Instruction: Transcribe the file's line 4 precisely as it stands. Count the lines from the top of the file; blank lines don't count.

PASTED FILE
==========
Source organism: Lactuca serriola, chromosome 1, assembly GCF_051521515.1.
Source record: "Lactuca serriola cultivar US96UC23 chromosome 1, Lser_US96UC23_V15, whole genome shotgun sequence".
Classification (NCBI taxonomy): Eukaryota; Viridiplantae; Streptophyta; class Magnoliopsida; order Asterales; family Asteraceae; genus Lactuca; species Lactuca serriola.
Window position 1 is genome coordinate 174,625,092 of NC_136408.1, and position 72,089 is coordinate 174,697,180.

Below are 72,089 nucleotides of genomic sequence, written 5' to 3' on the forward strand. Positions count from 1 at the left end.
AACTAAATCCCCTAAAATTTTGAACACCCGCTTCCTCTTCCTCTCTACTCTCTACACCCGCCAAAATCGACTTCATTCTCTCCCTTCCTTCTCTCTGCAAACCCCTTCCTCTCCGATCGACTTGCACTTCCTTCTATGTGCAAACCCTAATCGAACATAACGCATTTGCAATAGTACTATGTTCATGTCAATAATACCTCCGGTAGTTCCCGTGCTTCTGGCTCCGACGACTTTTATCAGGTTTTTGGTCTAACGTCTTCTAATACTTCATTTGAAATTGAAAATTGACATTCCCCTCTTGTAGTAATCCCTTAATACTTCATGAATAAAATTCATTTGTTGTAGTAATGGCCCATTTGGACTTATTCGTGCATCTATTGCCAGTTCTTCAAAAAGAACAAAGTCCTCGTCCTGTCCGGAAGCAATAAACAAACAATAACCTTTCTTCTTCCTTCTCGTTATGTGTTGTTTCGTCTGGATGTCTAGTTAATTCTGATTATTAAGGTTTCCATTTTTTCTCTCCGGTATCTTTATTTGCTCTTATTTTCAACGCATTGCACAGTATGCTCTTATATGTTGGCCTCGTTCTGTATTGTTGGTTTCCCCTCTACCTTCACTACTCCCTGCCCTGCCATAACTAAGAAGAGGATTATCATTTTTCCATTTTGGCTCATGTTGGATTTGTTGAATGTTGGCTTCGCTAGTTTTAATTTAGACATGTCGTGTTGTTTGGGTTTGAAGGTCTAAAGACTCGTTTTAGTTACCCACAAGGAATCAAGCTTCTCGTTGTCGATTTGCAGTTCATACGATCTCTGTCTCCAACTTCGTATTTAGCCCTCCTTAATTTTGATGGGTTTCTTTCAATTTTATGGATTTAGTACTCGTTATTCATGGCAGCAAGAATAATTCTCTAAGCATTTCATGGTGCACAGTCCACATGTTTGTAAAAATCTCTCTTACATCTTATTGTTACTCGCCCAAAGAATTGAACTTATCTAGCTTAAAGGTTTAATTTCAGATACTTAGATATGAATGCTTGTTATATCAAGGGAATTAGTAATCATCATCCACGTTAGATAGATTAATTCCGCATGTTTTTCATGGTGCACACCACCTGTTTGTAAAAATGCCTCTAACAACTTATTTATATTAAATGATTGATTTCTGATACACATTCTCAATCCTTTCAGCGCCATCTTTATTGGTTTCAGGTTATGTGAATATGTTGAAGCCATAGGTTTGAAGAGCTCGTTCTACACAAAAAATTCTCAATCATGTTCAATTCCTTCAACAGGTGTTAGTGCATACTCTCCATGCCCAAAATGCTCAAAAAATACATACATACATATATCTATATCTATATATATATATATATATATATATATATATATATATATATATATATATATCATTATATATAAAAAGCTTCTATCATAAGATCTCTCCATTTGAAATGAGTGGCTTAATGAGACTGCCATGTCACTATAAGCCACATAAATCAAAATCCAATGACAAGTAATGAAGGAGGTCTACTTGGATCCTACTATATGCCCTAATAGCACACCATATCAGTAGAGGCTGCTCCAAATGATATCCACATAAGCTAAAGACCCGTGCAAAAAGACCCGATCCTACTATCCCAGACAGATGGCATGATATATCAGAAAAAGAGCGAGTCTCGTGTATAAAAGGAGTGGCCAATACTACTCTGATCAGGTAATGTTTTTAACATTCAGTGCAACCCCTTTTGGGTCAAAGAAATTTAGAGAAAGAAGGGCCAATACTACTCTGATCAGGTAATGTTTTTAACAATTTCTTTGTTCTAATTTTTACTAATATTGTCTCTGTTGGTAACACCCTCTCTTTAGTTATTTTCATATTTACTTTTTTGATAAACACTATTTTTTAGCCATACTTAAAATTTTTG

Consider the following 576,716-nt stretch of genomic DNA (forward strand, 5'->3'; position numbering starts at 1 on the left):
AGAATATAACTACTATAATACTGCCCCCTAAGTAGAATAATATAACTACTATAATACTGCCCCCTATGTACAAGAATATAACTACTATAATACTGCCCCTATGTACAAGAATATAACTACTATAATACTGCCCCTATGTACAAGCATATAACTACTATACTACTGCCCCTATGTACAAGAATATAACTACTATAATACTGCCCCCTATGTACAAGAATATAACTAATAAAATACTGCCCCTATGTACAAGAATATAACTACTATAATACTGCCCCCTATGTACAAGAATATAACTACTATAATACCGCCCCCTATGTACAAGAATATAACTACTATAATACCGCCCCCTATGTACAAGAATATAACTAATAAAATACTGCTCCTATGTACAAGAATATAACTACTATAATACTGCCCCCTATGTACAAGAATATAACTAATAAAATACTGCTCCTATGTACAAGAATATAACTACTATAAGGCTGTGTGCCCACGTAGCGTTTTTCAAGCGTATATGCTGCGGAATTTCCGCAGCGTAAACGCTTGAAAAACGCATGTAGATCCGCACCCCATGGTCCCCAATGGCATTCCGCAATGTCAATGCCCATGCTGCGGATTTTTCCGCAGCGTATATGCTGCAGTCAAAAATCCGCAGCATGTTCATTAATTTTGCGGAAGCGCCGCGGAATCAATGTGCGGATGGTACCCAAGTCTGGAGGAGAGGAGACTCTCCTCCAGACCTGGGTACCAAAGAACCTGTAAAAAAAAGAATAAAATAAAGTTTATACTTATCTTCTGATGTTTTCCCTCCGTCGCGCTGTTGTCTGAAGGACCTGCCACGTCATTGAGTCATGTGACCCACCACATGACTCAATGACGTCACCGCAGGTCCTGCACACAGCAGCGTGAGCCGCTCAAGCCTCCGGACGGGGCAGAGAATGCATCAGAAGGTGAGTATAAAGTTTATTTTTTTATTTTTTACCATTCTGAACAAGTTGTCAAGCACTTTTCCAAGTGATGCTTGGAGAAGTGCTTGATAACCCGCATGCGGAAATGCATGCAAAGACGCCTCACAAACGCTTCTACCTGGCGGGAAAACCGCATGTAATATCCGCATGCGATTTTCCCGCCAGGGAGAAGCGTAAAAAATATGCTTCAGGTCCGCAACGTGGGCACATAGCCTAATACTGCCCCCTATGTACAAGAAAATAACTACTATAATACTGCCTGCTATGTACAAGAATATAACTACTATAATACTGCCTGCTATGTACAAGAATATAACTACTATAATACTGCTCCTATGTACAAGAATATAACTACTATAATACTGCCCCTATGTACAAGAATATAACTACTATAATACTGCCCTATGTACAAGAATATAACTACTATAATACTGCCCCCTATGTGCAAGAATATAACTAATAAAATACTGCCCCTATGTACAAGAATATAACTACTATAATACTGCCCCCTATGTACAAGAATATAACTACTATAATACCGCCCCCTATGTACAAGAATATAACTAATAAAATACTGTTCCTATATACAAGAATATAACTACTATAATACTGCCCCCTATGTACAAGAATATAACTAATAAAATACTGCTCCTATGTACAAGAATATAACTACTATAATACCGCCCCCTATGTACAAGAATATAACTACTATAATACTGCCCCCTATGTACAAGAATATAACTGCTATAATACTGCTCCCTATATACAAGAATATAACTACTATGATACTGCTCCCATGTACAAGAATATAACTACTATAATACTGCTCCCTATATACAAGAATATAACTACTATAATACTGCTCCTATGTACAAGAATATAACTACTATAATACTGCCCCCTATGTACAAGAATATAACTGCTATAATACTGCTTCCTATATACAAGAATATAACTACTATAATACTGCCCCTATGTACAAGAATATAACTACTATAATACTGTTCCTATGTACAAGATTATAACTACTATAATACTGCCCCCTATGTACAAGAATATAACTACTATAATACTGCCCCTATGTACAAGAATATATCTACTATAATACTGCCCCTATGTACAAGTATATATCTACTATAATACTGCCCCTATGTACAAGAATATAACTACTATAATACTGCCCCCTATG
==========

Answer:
Window position 1 is genome coordinate 174,625,092 of NC_136408.1, and position 72,089 is coordinate 174,697,180.